Some decisions matter more than others. In the grand sweep of your life, which choices will lead to the greatest positive or negative impacts? The dominos always fall, but which is the first one?
When I was in design school in the late 1980s, I took a series of entrepreneurship courses in the MBA faculty. I've always been interested in the connection to good design and effective entrepreneurial leadership. The two together seemed usually to lead to wiser judgements that turned out the best for all involved.
In that class, our professor brought Hal Thompson in to share his magnificent life story. A gold medalist in both his engineering and business schools, Hal came into the business world fast and went on to have a very interesting experience. There was much to learn from his example. The lessons were big, both in what to do and in what not to do.
At the end of the class, Hal handed out his business card to the two-dozen students assembled, with an offer to spend an hour on any subject with anyone of us who called. I thought it was a no-brainer and made the call. Hal became a very important mentor through the very crucial formative stages of my business career.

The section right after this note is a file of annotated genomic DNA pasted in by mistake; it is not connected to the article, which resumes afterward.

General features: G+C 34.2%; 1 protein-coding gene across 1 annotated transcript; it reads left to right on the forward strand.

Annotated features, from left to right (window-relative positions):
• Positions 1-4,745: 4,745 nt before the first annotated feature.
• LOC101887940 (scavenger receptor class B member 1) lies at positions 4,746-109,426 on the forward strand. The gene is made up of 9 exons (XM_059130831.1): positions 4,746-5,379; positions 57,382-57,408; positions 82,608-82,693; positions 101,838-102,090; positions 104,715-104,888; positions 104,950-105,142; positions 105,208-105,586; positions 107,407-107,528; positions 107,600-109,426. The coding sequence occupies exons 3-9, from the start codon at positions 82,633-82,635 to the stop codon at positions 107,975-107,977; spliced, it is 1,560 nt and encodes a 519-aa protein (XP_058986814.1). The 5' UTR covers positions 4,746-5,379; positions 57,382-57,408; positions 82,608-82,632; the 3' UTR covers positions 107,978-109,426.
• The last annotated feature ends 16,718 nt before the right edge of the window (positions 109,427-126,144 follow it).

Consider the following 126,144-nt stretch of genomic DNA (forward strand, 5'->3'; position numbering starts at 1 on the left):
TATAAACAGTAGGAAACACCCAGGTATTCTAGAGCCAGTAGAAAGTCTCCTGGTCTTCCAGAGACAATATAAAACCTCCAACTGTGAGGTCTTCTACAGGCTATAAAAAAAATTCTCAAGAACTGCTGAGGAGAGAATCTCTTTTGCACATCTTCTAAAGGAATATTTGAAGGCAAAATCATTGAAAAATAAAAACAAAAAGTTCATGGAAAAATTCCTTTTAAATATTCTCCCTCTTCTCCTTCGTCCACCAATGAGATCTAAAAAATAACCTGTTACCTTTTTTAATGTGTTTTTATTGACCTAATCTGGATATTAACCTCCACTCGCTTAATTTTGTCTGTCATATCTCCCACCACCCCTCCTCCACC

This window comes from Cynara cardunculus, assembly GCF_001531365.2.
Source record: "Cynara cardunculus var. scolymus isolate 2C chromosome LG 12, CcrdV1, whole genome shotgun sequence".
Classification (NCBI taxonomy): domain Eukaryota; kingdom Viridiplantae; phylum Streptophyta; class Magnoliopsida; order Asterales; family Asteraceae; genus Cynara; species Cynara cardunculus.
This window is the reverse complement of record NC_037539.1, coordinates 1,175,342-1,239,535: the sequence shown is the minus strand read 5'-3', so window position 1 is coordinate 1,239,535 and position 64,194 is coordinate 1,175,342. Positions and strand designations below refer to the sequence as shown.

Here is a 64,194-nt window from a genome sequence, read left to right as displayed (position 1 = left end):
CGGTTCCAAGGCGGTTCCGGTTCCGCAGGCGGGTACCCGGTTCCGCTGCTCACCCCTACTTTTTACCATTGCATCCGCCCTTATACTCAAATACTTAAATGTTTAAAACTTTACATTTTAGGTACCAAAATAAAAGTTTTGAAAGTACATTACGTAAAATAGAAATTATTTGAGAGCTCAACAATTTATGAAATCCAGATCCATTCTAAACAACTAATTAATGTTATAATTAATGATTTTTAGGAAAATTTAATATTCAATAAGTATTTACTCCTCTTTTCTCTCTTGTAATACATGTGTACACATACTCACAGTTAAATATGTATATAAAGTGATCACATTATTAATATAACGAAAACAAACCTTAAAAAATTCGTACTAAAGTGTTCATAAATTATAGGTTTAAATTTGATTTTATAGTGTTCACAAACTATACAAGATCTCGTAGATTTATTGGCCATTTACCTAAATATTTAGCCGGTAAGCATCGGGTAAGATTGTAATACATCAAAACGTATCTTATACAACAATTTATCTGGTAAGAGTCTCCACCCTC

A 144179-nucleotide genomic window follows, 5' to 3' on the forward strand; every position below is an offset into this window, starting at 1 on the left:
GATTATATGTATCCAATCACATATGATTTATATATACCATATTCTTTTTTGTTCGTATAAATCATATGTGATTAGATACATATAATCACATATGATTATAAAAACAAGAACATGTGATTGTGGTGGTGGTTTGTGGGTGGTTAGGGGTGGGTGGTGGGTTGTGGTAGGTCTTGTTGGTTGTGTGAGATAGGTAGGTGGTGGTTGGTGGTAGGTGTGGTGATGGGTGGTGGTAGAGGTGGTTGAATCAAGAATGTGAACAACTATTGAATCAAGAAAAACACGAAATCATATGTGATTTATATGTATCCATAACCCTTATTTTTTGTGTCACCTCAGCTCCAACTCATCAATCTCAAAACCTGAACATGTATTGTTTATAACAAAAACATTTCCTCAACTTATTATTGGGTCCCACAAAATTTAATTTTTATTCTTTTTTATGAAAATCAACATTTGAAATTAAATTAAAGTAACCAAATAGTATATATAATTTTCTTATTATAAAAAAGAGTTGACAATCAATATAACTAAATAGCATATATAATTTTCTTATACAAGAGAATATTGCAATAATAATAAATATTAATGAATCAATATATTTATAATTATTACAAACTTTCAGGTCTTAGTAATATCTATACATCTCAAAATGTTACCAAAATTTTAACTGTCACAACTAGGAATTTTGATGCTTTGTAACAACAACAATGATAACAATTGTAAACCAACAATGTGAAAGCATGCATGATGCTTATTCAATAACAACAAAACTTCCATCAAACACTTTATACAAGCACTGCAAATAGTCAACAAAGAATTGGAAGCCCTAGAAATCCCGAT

One day, I was complaining to Hal about feeling a lack of purpose in my life. He took to an introductory session for a personal growth course called the "pursuit of excellence". It was the first course of its kind that I did and I quickly enrolled in the second of the series, called "the wall." There I met the woman who was my true soulmate and my wife now for almost 23 years. I also met the man who's been my coach for the last 20 years.
Along a series of relationship connections along that path I eventually met both Brett Wilson and John Francis, my collaborators on my fourth book (simplicity and freedom). Pretty much everyone I now coach–all the amazing people that make up my very valuable network–are connected in someway to these two gentlemen.
There is only ever one domino that is the first in a series of impactful events. Shortly after I started working with Hal, he told me that of all the students in the class that day (all MBA candidates and me from design school), I was the only one who called. I owe pretty much all I am and all I have today to that early work with Hal and the fateful decision to pick up his business card and dial the phone.